I can't fully judge this yet because I haven't seen how it works, but it sounds like the games will look and behave like individual apps, as in have their own icons on the home page and whatnot. It doesn't sound like Apple is truly opening the door for game streaming services, just shell apps that direct you to other apps.
Yes, but with iOS 14, you don’t need to have them on your home screen. You can have them play in the app library, then use the XCloud app as basically a launcher for all of these games
 

Stuey3D

macrumors 6502a
Jul 8, 2014
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Northamptonshire, United Kingdom
The only way I see this working for Xcloud which is free for GamePass ultimate subscribers is to basically have an Xcloud wrapper for each game which you can then sign in with your Microsoft account and then once verified you can play as normal.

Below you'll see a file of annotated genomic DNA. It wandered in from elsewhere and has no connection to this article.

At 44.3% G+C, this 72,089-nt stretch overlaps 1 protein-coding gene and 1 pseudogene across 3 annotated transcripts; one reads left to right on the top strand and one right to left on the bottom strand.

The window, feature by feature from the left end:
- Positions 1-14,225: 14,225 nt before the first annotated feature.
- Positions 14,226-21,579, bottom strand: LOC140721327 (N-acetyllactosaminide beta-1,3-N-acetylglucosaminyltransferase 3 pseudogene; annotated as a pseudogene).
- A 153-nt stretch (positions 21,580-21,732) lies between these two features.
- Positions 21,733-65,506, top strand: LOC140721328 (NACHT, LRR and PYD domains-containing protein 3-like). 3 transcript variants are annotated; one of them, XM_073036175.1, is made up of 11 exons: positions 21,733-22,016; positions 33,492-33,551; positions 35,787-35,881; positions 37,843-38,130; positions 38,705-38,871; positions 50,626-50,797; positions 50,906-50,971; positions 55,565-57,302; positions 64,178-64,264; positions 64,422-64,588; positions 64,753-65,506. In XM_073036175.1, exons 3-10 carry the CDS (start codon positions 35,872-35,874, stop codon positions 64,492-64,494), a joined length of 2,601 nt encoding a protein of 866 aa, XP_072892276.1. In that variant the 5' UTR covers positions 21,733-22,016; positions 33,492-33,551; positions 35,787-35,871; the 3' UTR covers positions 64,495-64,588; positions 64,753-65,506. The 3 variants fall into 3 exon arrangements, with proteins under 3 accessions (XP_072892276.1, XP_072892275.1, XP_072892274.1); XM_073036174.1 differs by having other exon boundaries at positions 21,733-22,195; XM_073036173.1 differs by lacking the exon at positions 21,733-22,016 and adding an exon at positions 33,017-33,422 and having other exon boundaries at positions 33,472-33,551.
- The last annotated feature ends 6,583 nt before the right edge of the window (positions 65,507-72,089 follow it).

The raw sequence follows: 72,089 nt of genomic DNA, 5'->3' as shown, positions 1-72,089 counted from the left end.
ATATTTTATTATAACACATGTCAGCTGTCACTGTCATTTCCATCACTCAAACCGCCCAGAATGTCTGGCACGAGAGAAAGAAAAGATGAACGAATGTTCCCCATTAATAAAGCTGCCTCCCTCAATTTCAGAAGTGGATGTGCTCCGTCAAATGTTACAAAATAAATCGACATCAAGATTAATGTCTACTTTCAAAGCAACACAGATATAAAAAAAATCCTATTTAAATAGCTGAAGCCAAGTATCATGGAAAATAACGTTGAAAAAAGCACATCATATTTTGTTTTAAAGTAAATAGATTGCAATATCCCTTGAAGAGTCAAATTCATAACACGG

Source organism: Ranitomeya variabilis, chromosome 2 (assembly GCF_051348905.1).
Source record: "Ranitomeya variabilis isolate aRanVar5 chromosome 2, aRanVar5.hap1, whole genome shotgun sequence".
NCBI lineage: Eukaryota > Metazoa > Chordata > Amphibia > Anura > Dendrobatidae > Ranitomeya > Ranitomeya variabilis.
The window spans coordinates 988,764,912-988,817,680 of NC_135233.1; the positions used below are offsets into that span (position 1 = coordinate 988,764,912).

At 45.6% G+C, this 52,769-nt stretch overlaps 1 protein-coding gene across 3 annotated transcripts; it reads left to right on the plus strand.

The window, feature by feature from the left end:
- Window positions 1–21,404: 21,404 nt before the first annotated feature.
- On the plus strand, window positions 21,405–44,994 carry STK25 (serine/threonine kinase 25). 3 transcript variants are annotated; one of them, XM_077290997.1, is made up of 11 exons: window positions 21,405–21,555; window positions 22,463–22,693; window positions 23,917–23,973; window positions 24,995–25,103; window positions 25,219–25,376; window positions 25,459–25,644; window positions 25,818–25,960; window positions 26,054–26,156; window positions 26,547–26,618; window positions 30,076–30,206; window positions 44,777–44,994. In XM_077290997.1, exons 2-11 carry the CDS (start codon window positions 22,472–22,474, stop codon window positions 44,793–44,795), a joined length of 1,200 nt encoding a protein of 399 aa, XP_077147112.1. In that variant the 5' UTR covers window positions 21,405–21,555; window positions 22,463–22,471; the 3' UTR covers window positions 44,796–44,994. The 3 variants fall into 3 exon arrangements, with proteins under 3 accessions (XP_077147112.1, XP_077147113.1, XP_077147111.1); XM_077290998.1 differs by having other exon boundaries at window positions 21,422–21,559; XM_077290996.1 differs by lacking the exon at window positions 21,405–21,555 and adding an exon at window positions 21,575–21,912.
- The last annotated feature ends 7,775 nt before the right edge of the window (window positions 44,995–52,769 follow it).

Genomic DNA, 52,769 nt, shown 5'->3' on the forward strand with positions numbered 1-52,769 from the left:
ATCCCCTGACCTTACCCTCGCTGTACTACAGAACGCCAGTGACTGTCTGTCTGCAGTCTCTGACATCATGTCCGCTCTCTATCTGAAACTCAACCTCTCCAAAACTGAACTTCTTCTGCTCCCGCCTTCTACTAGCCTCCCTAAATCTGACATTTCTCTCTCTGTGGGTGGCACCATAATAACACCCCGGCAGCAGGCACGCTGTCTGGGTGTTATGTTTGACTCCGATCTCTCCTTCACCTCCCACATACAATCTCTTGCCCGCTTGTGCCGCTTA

It seems like a very messy way to do things, but I guess better than nothing.

That means users could potentially have a bunch of tiny little apps for each game they play, imagine a folder with over 100 game icons in it. Gonna really mess with people who prefer the minimal approach to their phones.
 

corduroygt

macrumors 6502
May 29, 2005
252
118
New York, NY
This is total BS, how is game streaming any different than Netflix? Does Apple require Netflix to submit each movie/show separately, of course not.

Apple seems adamant in not wanting anyone to play games on their devices that are not in the App store. Which is fine, when you buy Apple, you know you will never get a good gaming experience anyway so there's nothing new there. I use Apple for all my non gaming needs, and use a proper PC/consoles for gaming. It's a shame there is no alternative to the Nintendo Switch for portable gaming though.